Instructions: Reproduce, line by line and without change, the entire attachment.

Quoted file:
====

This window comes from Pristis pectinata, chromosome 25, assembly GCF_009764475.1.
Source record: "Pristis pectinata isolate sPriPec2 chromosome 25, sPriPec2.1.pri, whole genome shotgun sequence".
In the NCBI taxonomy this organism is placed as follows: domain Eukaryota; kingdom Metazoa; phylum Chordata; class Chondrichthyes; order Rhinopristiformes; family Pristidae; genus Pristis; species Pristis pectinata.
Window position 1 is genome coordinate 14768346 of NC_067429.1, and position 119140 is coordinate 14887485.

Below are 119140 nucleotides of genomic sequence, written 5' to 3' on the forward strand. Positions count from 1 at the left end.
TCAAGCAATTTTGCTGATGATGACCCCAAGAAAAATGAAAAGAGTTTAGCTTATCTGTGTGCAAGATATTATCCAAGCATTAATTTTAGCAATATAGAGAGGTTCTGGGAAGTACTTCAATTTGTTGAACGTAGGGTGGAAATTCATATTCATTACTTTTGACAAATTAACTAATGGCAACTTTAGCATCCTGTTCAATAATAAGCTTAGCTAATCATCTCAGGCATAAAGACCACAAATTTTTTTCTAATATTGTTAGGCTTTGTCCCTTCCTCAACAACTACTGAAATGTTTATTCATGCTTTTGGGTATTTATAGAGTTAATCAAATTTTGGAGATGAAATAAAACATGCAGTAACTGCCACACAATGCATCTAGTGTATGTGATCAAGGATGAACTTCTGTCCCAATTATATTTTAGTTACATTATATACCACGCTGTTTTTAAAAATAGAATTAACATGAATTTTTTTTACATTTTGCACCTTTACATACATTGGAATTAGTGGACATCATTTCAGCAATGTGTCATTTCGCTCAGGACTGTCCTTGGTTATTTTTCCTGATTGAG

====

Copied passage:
This window comes from Pristis pectinata, chromosome 25, assembly GCF_009764475.1.
Source record: "Pristis pectinata isolate sPriPec2 chromosome 25, sPriPec2.1.pri, whole genome shotgun sequence".
In the NCBI taxonomy this organism is placed as follows: domain Eukaryota; kingdom Metazoa; phylum Chordata; class Chondrichthyes; order Rhinopristiformes; family Pristidae; genus Pristis; species Pristis pectinata.
Window position 1 is genome coordinate 14768346 of NC_067429.1, and position 119140 is coordinate 14887485.

Below are 119140 nucleotides of genomic sequence, written 5' to 3' on the forward strand. Positions count from 1 at the left end.
TCAAGCAATTTTGCTGATGATGACCCCAAGAAAAATGAAAAGAGTTTAGCTTATCTGTGTGCAAGATATTATCCAAGCATTAATTTTAGCAATATAGAGAGGTTCTGGGAAGTACTTCAATTTGTTGAACGTAGGGTGGAAATTCATATTCATTACTTTTGACAAATTAACTAATGGCAACTTTAGCATCCTGTTCAATAATAAGCTTAGCTAATCATCTCAGGCATAAAGACCACAAATTTTTTTCTAATATTGTTAGGCTTTGTCCCTTCCTCAACAACTACTGAAATGTTTATTCATGCTTTTGGGTATTTATAGAGTTAATCAAATTTTGGAGATGAAATAAAACATGCAGTAACTGCCACACAATGCATCTAGTGTATGTGATCAAGGATGAACTTCTGTCCCAATTATATTTTAGTTACATTATATACCACGCTGTTTTTAAAAATAGAATTAACATGAATTTTTTTTACATTTTGCACCTTTACATACATTGGAATTAGTGGACATCATTTCAGCAATGTGTCATTTCGCTCAGGACTGTCCTTGGTTATTTTTCCTGATTGAG